What's the Scoop on '20 Groups?'

What’s the Scoop on ’20 Groups?’

Membership Could Help Improve Your Shop's Bottom Line

How would you like 19 other automotive repair experts on your Board of Directors? Do you really know what a well-managed auto repair business gross profit on parts and labor should be? Do you really know what experienced technician productivity and efficiency ratios should be? How would you like to receive 40-60 tried and true business ideas, in writing, per year? Where can you receive help with an issue from other well-qualified and successful shop owners?

You can receive all of the above from belonging to a well-managed 20 Group. A what? A 20 Group. What in the world is a 20 Group?

A 20 Group is a group of business owners of similar interests who share their financial data and management styles, and meet two or three times per year to discuss their mutual concerns. A professional company, whose business it is to make these groups successful, moderates the group. I will share more details later, but let me first explain how our group got started.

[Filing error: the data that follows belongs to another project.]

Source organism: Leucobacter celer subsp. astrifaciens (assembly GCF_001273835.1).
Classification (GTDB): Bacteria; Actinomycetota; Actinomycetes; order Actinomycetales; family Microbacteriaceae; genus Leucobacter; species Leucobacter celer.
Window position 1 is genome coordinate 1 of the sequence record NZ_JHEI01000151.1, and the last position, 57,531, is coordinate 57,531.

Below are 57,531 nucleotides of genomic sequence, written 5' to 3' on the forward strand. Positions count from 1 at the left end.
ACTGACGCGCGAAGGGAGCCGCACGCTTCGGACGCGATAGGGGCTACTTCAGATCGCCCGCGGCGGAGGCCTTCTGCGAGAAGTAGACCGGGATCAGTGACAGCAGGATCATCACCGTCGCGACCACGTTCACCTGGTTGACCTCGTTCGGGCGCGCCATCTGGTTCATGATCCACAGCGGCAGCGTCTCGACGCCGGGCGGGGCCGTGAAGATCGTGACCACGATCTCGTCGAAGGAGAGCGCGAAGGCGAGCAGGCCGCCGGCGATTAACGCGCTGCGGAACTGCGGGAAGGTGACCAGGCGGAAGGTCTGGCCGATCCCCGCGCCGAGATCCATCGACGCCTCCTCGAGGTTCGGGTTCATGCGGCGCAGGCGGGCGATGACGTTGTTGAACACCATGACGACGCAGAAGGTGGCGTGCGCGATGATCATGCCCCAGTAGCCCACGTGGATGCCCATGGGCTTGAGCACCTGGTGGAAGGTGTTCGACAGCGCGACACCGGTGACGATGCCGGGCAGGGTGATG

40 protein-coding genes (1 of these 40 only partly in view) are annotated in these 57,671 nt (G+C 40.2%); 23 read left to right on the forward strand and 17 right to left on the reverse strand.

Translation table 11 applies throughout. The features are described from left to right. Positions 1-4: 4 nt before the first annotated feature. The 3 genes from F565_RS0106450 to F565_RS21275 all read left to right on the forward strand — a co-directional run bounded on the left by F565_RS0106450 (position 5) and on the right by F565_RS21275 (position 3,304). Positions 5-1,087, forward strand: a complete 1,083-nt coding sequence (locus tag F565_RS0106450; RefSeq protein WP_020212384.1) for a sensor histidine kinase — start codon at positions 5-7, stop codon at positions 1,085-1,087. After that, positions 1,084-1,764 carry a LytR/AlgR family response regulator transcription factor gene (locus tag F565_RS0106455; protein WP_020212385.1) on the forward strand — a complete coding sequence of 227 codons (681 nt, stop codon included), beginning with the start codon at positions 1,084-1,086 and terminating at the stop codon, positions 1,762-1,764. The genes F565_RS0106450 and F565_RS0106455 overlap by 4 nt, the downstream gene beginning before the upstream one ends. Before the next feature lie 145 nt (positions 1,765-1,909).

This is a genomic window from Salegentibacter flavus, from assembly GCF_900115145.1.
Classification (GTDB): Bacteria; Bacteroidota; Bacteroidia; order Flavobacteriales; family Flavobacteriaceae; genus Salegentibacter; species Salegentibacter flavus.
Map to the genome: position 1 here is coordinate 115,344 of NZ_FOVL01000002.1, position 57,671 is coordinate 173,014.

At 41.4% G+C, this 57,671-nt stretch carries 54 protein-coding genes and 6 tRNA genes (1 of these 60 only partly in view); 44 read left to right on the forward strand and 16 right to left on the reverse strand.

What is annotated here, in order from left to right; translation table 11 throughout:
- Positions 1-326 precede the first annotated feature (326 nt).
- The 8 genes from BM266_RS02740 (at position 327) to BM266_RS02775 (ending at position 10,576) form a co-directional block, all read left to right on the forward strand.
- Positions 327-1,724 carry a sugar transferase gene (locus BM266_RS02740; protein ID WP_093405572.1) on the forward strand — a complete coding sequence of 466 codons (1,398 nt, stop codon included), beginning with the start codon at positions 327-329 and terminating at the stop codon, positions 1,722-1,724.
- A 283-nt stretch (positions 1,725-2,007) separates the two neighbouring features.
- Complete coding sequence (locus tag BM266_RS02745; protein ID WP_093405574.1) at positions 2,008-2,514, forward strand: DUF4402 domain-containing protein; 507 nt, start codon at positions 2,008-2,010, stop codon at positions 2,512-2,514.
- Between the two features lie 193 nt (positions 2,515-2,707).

Over 14 years ago, the first truly national independent auto repair shop 20 Group got its start. Bosch Authorized Service Center (BSC) Council members held their first meeting near Atlanta to discuss issues relating to Bosch. Each of the 10 members was a successful shop owner and represented Bosch Authorized Service Centers across the U.S. Having been exposed to 20 Groups in my former life with Ford Motor Company, I recommended that the 10 of us meet a day before the Bosch meeting to discuss strictly business issues that were of interest to all of us.

Before the meeting, I mailed out a page of topics and each council member ranked them in order of importance from one to 10. A meeting agenda was compiled starting with the topics of most interest. Each member also brought his or her latest financial statements for reference. This one-day meeting was a huge success.

The idea remained dormant for a year or so until the BSC national meeting was held on a cruise ship in the Caribbean. Most of the members from the first BSC council meeting were present, and expressed how informative that meeting was and suggested we do it again and again.